I Think It's OK That My Daughter is a Brat – Kveller
Skip to Content Skip to Footer


I Think It’s OK That My Daughter is a Brat


The other day I was sitting in the dentist office with my daughter. For the first half hour, she looked at books and fiddled around with the spattering of baby toys in the waiting room. And then it began.

“I’m bored, Mama!”

“It will be our turn soon.”

“But, I’m BORED!!” Her voice echoed off the walls until it filled the whole room. An elderly man raised his eyebrow. A teenage boy scowled and sunk into his seat. I pulled her closer to me and used my sternest whisper. 

“You have to be quiet in here. You’re bothering people.”

“But, there’s nothing to doooooo!” Her voice curled up into a buzzing whine. The old man shook his head and clicked his tongue. The receptionist peered over the counter. I tried to disappear into my shirt.

“Come back here, sweetie. I’ve got something for you.” The receptionist stepped out from behind her desk and took my daughter’s hand. Five minutes later, Evi came back with a gigantic lollypop hanging out of her mouth and a mountain of stickers and coloring books piled in her arms. She gave me a satisfied smile and got to work covering her legs in stickers and lollypop goo.

My daughter is loud, bossy, and whiny. I suspect she may be a brat.

The thing is, I’m not sure that’s such a bad thing.

In my house growing up, saying no was not an option. Not to extra brussels sprouts, not to four-hour trips to the store, not even to Aunt Sharon’s cold wet raisin kugel (sorry, Aunt Sharon).

There was no talking back, no making a scene, no asking for seconds on dessert (unless it was that last lonely piece of kugel).

My mother did an excellent job of molding us into soft-spoken, polite, well-behaved kids. Relatives would fight over having us come to visit. Our friends’ parents all begged us to teach their kids how to behave. Strangers in restaurants would compliment my parents on what a good job they’d done raising us.

They did do a good job. In fact, they did an amazing job in many ways. When I was 15 years old and all my classmates were out drinking in the woods and making out with boys, I was home, with my parents, reading “The Brothers Karamazov.”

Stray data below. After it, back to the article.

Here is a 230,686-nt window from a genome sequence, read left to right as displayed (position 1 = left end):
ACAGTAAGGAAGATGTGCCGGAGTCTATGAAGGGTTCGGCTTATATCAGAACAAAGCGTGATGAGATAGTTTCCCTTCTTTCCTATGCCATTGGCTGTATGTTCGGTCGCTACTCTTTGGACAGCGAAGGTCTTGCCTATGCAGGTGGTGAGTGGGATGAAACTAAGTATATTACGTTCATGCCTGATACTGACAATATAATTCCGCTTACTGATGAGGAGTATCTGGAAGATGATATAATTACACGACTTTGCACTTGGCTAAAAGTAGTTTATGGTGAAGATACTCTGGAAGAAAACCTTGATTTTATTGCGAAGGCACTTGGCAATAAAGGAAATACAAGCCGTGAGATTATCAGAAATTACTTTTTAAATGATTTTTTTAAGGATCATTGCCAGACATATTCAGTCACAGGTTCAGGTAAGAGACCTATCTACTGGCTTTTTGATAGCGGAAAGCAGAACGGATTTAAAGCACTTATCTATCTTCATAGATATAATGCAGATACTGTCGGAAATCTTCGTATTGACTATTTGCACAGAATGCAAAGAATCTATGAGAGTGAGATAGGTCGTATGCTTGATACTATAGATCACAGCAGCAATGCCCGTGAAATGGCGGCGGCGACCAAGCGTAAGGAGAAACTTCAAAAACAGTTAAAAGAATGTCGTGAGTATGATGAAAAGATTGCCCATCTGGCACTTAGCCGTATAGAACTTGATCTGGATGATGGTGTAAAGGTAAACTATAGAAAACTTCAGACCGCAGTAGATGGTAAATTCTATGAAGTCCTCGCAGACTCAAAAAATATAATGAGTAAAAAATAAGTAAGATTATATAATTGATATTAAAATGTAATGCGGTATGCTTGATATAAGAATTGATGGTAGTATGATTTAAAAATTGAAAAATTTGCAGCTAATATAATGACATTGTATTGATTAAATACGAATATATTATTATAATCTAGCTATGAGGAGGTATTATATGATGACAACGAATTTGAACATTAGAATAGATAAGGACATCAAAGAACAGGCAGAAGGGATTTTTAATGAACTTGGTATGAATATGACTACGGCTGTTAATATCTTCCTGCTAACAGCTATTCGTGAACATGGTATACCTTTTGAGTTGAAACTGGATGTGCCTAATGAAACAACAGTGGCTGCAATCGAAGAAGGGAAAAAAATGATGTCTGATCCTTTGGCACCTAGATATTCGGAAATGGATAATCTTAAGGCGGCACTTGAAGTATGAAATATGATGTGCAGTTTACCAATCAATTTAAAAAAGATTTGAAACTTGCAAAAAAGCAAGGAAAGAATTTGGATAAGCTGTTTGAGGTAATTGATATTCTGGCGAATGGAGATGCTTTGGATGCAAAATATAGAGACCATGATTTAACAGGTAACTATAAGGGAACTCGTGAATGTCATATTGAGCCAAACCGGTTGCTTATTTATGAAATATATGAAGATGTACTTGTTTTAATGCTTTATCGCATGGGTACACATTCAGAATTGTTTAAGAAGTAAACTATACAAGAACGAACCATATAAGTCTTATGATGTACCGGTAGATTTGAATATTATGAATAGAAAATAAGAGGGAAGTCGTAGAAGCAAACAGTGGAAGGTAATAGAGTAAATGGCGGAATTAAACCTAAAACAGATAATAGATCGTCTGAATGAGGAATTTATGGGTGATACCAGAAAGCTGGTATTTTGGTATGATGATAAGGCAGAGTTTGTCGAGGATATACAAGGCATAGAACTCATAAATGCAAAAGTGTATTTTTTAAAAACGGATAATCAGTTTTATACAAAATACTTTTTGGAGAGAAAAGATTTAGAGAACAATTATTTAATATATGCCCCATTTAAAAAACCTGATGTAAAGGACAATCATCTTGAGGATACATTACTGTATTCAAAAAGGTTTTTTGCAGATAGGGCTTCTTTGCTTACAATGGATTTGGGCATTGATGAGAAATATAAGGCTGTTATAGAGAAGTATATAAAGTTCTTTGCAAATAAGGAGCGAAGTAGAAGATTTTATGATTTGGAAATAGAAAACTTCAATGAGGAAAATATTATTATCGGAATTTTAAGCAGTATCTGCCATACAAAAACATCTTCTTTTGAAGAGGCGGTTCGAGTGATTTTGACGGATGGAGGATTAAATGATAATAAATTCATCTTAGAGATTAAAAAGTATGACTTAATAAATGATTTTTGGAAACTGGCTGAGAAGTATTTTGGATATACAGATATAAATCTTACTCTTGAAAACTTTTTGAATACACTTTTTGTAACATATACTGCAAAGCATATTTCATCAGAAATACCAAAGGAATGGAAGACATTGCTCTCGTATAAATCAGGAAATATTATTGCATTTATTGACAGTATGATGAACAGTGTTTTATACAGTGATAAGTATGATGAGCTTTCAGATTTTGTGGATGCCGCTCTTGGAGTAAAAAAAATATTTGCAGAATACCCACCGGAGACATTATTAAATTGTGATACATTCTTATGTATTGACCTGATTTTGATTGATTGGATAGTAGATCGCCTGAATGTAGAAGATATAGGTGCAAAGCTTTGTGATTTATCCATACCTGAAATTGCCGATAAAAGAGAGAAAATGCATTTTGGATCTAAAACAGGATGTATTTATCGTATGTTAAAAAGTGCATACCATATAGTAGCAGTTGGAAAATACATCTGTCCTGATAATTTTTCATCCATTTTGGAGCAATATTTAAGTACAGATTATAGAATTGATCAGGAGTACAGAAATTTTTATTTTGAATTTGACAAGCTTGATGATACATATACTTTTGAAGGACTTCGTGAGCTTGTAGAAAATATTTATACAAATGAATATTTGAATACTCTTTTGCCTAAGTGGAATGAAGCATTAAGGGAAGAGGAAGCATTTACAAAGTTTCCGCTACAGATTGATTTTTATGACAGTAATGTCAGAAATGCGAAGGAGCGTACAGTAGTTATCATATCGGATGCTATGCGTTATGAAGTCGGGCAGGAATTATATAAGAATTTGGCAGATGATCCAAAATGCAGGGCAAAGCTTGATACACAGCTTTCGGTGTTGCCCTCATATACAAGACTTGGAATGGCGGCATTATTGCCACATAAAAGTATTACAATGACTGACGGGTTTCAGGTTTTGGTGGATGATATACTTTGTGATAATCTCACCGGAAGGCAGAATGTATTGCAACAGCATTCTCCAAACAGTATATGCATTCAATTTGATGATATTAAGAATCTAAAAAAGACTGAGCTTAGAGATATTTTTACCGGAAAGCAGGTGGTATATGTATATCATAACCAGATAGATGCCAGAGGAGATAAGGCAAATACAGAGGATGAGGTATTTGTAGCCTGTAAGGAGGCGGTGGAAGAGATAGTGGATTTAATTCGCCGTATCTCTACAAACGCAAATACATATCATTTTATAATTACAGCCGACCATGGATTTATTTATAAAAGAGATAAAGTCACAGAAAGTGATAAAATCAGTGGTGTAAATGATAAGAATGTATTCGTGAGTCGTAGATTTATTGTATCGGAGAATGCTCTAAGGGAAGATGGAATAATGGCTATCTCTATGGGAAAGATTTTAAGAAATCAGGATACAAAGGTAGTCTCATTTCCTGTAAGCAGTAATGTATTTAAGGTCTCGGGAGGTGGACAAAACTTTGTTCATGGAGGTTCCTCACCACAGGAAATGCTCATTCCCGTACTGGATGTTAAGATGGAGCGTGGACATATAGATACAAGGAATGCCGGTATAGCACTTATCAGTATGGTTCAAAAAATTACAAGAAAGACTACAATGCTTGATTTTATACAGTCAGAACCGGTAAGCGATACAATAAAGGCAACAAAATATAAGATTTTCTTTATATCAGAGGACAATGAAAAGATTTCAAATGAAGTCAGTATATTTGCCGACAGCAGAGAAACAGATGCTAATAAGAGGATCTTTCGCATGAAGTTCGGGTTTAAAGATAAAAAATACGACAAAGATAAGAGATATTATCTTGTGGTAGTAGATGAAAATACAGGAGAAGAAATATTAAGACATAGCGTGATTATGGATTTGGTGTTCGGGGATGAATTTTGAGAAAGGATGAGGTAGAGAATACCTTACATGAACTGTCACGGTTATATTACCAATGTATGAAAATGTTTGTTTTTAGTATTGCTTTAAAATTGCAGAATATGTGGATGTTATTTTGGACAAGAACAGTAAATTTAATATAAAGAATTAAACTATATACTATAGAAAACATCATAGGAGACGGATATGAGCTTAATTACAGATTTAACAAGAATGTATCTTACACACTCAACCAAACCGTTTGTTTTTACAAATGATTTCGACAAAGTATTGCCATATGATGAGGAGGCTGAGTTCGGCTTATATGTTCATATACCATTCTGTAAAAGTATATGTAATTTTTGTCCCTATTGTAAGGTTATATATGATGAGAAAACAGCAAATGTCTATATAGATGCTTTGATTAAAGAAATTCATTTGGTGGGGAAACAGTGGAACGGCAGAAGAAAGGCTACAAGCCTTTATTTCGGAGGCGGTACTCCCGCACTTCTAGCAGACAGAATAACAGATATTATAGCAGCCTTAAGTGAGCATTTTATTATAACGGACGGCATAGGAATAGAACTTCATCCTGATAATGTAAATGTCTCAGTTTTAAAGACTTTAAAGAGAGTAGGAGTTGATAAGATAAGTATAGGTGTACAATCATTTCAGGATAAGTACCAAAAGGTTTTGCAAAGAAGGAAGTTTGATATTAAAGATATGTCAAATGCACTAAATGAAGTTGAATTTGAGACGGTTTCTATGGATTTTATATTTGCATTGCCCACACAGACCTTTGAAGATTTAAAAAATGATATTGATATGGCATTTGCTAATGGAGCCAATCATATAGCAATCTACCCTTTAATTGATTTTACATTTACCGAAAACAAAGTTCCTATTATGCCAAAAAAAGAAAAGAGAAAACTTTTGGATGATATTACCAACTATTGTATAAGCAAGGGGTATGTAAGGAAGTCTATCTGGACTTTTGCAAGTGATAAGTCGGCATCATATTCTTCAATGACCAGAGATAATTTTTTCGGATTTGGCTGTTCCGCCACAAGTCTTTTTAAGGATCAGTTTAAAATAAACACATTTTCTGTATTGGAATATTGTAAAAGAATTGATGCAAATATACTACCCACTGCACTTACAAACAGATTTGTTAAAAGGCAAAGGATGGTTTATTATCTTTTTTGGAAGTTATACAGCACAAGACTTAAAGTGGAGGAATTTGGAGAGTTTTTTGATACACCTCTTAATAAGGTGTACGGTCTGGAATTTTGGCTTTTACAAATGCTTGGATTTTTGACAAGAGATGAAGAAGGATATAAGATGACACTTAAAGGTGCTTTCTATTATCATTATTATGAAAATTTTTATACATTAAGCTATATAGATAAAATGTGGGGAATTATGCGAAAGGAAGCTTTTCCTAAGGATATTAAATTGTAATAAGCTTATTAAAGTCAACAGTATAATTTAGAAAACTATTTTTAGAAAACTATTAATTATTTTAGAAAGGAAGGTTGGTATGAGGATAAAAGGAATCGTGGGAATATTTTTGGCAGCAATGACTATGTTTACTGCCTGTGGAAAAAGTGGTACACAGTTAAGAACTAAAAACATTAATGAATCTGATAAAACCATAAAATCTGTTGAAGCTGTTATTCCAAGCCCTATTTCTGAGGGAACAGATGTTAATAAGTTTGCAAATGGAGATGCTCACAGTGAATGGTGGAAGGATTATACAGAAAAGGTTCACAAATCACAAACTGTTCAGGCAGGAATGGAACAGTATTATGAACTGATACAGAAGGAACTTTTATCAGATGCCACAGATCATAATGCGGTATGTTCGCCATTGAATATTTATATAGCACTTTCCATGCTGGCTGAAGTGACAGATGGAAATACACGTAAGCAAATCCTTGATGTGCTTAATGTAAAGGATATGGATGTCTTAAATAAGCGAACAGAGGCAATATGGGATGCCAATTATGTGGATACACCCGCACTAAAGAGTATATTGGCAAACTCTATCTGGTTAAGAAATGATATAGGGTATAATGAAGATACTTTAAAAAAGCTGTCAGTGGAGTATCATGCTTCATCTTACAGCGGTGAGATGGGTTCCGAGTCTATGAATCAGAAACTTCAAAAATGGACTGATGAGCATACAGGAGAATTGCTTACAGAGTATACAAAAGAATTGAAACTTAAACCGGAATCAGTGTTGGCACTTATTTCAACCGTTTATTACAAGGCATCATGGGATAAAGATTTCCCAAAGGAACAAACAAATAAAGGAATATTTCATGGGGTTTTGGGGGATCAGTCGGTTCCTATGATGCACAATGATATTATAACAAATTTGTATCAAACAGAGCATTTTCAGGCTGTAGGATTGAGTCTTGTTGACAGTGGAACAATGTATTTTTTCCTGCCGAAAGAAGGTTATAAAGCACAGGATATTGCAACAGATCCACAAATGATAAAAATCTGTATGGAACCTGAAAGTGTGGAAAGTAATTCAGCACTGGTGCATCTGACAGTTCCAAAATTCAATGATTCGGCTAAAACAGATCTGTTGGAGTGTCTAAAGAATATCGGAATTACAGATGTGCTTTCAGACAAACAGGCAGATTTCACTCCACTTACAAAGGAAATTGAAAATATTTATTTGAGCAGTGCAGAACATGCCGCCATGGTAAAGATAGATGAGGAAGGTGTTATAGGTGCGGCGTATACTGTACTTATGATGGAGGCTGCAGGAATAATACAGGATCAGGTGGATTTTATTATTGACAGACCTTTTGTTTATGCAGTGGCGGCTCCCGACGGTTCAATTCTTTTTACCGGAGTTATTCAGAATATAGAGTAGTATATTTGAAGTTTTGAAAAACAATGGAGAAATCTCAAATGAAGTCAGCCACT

People often remark on how similar my daughter and I are. Not in appearance. Her red hair and snow-white skin stand in sharp contrast to my Middle Eastern looks. But there’s a certain free-spirited confidence that we both have been blessed with.

The difference is mine took me years to earn while hers seemed to have popped out along with her baby teeth and wild curls.

Seeing how my daughter manipulates the world with such ease makes me wonder how my life would have been different if I’d been encouraged to speak my mind a little more when I was younger… even when it was inconvenient. Even if that would have made me a “brat.”

What if my mom had tolerated me saying no to her more often? What if I had been permitted a little sass here and there?

Would I have had more friends? Would I have avoided being the target of so much bullying? Would I have been able to find my own prom date instead of being “shidduched” into going with a family friend?

The truth is I really don’t know. What I do know is that when I see my daughter demanding her rightful turn on the swing, or insisting that she’s eaten her fair share of brussels sprouts, or even making a scene in the dentist’s office, I feel more proud than inconvenienced.

We’ll see how I feel when she’s 15.

Like this post? Get the best of Kveller delivered straight to your inbox.

Skip to Banner / Top Skip to Content